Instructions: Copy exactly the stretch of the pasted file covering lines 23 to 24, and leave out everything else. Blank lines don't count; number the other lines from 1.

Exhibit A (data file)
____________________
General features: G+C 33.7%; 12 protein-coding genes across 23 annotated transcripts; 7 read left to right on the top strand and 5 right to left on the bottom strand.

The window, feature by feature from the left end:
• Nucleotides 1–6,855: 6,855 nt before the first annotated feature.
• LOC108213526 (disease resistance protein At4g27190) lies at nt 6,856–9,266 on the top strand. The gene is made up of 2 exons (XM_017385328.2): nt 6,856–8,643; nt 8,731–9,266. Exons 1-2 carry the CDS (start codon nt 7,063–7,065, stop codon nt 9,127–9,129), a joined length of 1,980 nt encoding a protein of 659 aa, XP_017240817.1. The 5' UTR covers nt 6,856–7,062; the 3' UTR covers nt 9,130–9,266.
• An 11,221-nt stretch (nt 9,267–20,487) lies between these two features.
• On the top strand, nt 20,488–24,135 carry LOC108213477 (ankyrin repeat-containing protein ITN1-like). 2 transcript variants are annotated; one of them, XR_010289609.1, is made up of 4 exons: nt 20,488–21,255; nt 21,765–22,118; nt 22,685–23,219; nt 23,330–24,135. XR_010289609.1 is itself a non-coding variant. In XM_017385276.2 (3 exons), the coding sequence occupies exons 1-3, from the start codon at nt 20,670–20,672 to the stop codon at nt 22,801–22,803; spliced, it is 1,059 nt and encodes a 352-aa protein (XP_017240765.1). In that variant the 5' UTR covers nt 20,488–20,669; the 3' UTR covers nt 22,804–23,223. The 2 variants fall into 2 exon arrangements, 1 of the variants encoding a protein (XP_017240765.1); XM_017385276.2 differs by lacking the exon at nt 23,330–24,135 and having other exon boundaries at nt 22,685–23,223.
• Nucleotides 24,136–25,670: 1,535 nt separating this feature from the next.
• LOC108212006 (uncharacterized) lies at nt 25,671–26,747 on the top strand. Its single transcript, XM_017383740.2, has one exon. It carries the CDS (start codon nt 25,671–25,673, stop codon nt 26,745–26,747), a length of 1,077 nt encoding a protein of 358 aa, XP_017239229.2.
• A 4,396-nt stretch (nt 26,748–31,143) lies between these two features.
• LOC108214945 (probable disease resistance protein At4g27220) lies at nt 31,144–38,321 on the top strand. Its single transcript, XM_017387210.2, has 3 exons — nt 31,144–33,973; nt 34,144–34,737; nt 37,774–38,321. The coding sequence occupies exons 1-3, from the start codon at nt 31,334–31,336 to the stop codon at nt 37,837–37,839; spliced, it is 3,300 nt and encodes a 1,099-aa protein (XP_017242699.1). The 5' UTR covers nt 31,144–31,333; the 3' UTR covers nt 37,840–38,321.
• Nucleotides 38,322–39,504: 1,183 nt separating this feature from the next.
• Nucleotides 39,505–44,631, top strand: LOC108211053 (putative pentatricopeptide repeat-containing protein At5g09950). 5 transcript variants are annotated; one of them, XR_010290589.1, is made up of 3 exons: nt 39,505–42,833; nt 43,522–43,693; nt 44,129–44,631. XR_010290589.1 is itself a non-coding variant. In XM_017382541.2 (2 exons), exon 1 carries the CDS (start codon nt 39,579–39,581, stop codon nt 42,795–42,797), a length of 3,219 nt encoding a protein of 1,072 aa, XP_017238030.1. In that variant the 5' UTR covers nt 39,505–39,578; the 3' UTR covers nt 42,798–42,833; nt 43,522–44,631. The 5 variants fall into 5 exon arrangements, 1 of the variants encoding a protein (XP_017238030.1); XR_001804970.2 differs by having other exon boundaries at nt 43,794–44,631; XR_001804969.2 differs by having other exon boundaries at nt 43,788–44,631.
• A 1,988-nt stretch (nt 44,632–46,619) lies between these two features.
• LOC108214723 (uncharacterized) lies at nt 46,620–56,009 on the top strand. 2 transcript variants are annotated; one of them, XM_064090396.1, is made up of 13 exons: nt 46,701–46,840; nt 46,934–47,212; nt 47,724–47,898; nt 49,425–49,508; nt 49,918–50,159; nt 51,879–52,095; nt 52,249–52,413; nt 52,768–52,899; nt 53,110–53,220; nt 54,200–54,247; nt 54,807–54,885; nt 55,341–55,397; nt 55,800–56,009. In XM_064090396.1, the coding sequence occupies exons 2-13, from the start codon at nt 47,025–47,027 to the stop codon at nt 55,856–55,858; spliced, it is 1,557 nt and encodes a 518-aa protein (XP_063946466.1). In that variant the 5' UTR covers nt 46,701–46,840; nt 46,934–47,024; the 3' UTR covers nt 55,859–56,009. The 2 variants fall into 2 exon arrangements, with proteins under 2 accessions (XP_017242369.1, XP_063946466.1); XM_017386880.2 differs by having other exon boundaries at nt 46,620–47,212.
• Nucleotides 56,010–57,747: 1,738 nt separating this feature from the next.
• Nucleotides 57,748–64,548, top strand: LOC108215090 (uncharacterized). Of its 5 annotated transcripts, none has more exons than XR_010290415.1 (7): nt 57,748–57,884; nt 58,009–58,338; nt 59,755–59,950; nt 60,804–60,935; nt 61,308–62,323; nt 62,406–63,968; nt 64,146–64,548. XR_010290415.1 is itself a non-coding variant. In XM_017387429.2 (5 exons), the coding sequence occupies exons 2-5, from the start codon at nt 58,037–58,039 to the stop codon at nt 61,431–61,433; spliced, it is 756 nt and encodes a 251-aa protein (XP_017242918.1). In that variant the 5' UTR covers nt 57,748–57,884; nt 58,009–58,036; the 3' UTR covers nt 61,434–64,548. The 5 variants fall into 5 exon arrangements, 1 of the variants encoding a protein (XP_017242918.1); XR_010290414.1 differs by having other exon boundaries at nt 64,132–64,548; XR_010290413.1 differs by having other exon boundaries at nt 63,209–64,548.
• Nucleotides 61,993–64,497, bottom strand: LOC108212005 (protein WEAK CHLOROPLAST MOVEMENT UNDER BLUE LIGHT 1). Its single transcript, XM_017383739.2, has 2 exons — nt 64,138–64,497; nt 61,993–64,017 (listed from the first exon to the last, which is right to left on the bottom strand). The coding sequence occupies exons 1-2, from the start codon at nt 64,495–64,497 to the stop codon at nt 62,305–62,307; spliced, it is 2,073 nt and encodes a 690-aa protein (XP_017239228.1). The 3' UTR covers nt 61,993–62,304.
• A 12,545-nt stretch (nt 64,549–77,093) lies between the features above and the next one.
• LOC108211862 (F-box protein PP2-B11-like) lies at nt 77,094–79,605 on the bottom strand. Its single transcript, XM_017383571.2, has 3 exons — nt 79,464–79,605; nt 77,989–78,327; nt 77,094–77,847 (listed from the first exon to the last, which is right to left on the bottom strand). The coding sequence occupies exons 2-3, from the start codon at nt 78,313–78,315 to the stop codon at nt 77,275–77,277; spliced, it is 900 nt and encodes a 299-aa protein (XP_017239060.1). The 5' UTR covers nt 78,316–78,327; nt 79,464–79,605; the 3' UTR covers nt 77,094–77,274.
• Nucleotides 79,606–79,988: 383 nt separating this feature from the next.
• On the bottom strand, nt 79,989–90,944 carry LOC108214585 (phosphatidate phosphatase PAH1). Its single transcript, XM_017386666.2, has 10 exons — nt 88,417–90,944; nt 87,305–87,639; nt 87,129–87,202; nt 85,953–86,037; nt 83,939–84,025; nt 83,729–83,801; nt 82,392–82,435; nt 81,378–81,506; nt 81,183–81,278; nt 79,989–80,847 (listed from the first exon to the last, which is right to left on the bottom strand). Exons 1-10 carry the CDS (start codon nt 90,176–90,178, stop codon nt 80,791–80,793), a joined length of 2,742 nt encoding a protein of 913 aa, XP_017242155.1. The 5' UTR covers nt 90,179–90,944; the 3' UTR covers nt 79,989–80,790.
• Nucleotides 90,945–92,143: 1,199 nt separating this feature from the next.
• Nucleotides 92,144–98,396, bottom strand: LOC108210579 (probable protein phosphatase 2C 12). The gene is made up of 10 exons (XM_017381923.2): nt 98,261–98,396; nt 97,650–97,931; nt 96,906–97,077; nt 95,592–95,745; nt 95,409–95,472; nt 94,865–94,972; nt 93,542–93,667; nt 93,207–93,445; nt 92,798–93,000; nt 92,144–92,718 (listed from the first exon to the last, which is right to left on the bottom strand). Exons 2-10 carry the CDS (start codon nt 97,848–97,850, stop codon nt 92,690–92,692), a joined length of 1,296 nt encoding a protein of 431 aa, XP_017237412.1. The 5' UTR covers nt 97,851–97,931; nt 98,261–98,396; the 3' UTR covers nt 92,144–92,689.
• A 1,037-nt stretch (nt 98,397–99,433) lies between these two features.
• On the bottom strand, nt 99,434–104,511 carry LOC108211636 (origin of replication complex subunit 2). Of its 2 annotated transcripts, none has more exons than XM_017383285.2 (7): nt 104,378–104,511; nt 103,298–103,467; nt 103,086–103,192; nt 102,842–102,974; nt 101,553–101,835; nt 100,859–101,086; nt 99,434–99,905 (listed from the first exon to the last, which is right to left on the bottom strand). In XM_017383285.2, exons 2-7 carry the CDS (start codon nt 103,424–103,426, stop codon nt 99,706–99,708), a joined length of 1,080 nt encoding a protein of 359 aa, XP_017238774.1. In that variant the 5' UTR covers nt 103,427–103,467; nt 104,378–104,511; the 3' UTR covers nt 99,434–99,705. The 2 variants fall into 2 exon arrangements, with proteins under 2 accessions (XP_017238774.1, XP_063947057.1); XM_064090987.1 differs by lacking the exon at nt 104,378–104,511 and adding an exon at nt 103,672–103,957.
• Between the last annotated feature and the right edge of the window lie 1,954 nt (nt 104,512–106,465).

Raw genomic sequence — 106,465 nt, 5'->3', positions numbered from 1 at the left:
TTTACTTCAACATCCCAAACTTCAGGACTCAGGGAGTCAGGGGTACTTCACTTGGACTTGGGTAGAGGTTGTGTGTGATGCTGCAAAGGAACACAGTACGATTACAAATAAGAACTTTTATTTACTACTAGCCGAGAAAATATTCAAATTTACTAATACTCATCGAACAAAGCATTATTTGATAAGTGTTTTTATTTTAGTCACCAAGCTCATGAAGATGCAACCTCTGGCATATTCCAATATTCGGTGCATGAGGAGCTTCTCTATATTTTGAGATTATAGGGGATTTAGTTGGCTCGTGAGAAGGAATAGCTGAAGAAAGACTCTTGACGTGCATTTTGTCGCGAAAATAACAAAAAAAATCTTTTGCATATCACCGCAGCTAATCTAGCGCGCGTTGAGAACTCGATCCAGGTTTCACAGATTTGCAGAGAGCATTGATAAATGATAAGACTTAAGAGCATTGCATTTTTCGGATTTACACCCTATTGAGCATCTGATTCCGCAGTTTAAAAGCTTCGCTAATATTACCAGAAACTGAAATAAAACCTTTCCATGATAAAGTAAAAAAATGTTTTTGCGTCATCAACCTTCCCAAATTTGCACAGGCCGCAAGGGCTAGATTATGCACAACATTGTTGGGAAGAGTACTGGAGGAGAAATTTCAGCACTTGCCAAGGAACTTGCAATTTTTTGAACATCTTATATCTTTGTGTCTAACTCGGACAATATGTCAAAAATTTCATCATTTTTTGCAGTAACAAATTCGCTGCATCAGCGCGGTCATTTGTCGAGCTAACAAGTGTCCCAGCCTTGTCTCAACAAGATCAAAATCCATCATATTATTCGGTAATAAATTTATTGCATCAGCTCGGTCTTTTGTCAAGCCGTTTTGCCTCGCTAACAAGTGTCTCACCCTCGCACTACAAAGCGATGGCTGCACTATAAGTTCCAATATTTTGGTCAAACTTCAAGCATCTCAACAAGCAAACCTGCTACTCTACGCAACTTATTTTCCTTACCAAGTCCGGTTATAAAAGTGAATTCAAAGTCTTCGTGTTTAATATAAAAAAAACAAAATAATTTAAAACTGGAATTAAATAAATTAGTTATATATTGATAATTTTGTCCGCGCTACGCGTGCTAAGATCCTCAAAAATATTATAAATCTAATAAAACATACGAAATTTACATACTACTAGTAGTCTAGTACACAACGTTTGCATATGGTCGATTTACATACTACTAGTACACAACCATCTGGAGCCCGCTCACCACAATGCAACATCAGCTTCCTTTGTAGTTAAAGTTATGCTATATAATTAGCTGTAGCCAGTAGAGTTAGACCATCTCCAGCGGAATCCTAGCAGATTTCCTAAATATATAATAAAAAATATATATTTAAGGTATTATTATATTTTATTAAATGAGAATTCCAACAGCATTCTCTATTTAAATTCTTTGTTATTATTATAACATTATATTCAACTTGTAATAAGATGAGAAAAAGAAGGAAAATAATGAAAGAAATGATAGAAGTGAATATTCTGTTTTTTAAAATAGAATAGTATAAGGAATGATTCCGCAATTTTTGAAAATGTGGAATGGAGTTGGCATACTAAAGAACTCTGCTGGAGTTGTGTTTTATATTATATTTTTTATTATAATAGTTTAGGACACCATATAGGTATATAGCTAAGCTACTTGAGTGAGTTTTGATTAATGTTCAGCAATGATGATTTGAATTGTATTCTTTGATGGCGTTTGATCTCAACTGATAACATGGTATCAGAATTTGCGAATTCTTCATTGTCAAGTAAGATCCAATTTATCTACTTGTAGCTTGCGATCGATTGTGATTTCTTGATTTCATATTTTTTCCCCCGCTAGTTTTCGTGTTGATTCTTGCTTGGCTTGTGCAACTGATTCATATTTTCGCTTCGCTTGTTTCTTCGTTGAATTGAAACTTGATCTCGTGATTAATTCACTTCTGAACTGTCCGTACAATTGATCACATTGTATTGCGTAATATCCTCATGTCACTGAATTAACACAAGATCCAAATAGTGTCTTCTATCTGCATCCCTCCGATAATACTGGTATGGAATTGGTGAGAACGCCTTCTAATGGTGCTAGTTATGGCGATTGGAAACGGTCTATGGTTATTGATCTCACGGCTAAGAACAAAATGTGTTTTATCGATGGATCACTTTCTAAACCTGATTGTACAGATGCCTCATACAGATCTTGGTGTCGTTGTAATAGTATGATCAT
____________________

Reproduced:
• Nucleotides 92,144–98,396, bottom strand: LOC108210579 (probable protein phosphatase 2C 12). The gene is made up of 10 exons (XM_017381923.2): nt 98,261–98,396; nt 97,650–97,931; nt 96,906–97,077; nt 95,592–95,745; nt 95,409–95,472; nt 94,865–94,972; nt 93,542–93,667; nt 93,207–93,445; nt 92,798–93,000; nt 92,144–92,718 (listed from the first exon to the last, which is right to left on the bottom strand). Exons 2-10 carry the CDS (start codon nt 97,848–97,850, stop codon nt 92,690–92,692), a joined length of 1,296 nt encoding a protein of 431 aa, XP_017237412.1. The 5' UTR covers nt 97,851–97,931; nt 98,261–98,396; the 3' UTR covers nt 92,144–92,689.
• A 1,037-nt stretch (nt 98,397–99,433) lies between these two features.